[Read: Mitch McConnell appears to be killing bipartisan sentencing reform.]
From time to time, the president invites a close group of influential Christian leaders to dine with him in the White House. These gatherings mostly offer a chance for selfies and mutual adoration. But they also give pastors the chance to float ideas past the president. The beginnings of the FIRST STEP Act came about during a conversation at one such dinner, according to Religion News Service. Jentezen Franklin, a Georgia megachurch pastor, told me that Trump’s advisers started talking to him about this issue before he was even elected.
A bill incorporating some of these ideas was introduced in May 2018. But even with resoundingly positive support in the House—it passed by a vote of 360–59—it lost momentum in the Senate, and appeared to be dead. Major Republican losses in the November election made the prospect of passage seem even dimmer in the next Congress.
So prominent evangelical leaders began agitating for the bill to get a second life. Franklin told me he recently held a call with pastors in Kentucky, asking them to reach out to McConnell about the importance of this bill. Ralph Reed, a Christian political operative, tweeted his support for the legislation, winning a “second” from Jack Graham, an influential conservative megachurch pastor in Texas. The president shared an op-ed praising the bill from Paula White, a Florida megachurch pastor, on Facebook. “We can’t forget the debt that offenders owe society,” she wrote, “but, with Christian love in our hearts, we can provide the tools they need to work towards their own redemption.”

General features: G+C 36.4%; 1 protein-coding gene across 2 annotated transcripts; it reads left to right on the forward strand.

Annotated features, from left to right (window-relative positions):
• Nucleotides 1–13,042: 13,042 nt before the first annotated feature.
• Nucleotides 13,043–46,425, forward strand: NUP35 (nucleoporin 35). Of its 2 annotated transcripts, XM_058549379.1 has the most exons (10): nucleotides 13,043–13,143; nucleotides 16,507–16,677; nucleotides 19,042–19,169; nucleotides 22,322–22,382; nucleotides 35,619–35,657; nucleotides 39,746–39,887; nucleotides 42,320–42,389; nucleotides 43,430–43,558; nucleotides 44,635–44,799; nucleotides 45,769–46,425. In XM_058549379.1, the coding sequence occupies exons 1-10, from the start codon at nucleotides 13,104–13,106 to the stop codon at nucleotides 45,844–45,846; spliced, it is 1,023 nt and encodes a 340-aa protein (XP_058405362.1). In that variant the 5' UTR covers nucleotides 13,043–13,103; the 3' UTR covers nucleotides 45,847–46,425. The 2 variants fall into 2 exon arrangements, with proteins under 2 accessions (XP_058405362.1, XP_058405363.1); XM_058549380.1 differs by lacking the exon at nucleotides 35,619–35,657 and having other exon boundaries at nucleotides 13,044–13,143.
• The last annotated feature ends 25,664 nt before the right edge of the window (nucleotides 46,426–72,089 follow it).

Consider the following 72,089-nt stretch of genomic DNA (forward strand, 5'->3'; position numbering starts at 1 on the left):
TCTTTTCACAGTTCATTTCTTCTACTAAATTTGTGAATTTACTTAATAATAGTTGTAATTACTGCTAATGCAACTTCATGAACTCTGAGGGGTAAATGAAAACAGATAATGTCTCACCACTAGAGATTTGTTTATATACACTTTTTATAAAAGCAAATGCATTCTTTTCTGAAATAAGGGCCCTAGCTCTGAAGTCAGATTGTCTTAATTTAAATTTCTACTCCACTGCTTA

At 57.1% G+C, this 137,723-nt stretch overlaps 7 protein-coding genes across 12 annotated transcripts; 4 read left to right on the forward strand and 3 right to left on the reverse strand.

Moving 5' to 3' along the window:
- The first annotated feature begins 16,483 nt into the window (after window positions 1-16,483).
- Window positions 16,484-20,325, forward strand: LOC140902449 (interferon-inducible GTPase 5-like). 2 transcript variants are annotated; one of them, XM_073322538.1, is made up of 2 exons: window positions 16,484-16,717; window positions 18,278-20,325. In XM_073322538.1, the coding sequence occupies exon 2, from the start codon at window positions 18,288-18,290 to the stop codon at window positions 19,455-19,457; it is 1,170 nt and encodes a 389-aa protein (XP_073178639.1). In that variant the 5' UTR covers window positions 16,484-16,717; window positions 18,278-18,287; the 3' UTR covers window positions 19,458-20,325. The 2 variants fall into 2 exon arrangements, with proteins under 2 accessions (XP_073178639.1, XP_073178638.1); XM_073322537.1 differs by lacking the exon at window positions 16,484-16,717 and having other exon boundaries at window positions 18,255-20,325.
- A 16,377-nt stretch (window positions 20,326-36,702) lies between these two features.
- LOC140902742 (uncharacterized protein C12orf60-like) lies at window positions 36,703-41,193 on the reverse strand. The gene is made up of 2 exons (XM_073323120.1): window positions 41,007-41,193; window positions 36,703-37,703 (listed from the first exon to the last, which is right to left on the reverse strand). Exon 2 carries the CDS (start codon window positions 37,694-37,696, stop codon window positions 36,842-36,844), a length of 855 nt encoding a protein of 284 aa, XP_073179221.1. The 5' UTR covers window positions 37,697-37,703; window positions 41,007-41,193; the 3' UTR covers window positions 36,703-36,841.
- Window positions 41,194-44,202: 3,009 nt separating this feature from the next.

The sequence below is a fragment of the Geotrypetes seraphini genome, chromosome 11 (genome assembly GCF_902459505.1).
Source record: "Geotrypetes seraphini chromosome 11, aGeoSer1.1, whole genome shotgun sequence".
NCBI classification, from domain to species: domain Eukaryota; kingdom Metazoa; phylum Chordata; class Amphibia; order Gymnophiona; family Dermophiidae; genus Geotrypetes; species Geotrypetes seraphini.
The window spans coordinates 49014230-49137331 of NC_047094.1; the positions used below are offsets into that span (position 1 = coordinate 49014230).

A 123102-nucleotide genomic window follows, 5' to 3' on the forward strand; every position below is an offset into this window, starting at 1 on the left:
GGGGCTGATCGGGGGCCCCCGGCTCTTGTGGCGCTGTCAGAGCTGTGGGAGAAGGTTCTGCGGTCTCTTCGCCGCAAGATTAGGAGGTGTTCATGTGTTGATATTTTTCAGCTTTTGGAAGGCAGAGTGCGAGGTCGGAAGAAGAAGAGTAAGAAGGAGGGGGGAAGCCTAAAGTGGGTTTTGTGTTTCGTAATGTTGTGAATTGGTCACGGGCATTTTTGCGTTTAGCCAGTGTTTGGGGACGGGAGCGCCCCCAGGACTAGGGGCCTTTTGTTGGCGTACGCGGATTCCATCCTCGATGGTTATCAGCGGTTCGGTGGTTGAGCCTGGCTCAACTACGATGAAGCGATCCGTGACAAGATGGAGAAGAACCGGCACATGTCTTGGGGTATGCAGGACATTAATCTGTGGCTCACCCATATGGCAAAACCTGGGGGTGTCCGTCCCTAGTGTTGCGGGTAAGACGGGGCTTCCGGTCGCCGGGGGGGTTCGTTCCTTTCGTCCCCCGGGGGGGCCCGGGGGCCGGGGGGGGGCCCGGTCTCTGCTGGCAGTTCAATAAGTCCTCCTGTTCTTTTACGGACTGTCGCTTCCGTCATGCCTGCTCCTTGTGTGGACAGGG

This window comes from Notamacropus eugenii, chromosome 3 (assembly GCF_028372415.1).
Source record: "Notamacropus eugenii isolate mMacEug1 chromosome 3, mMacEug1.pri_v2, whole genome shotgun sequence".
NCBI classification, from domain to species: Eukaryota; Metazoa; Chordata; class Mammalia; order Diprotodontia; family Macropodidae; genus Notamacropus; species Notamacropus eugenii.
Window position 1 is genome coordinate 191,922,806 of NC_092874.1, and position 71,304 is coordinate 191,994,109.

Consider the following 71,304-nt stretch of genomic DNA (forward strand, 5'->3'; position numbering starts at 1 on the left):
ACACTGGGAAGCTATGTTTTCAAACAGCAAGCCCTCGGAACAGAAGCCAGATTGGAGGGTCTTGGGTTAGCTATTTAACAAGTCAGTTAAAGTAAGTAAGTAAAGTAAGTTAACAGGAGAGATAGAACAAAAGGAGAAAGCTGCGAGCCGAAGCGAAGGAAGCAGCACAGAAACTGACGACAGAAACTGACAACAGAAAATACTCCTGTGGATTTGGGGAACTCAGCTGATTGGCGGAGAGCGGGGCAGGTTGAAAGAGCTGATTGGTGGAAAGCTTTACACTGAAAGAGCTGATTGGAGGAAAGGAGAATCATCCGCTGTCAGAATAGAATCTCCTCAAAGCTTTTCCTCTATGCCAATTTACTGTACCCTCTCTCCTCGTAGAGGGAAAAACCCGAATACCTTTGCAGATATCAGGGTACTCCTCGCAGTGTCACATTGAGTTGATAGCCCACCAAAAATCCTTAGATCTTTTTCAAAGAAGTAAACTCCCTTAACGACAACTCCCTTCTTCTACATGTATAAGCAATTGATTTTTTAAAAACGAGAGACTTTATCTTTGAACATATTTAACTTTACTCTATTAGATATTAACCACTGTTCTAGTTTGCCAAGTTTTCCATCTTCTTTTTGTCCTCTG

At least on the surface, it’s not intuitive that conservative evangelicals would be champions of criminal-justice reform. But the evangelical movement has a long history with prison reform, said Aaron Griffith, a postdoctoral research associate at Washington University in St. Louis. In the late-18th and early-19th centuries, evangelical reformers agitated for more humane criminal punishments and helped construct penitentiaries in places such as New York and Pennsylvania. In the 20th century, prison ministries became a popular method of evangelization.
[Read: How Trump is remaking evangelicalism]
During the peak years of the religious right, the face of this kind of outreach was Chuck Colson, a former Nixon-administration official who went to prison in association with the Watergate scandal. After a dramatic conversion to Christianity, Colson created the Prison Fellowship, an influential ministry for prisoners and their families that advocates for criminal-justice reform.
Colson made “criminal-justice issues safe for evangelical conservatives,” Griffith said. He readily admitted the flaws in the Nixon-era appeals to law and order, which laid a foundation for the mass incarceration of low-level drug offenders. But he made this critique in conservative terms. “He’s talking about prisons and the … carceral state as a problem with big government,” Griffith said. “He’s saying there is no bigger government entity than this complex, bureaucratic mess.”